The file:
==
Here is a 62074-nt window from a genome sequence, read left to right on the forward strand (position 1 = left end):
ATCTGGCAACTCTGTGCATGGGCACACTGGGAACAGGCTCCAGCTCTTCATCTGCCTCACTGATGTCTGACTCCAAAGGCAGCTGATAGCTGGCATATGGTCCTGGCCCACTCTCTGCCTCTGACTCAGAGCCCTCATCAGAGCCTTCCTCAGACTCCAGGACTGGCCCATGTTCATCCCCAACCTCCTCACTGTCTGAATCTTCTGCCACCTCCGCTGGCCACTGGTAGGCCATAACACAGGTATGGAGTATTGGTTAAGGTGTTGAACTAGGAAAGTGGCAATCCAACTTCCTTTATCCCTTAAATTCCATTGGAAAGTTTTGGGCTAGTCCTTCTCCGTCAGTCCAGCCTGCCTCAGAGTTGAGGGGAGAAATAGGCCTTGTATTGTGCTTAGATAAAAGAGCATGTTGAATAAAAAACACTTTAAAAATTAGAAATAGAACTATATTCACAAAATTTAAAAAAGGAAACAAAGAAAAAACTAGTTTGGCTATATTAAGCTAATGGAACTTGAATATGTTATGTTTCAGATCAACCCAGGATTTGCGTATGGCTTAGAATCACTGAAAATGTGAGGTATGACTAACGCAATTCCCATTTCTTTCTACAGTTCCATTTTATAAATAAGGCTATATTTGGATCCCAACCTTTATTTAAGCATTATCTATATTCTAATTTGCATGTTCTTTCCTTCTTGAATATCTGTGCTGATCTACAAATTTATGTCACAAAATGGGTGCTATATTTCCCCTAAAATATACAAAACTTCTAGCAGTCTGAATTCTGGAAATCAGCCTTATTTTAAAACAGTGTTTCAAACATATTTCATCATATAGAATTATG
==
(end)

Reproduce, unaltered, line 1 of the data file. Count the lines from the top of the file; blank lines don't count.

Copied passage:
Here is a 62074-nt window from a genome sequence, read left to right on the forward strand (position 1 = left end):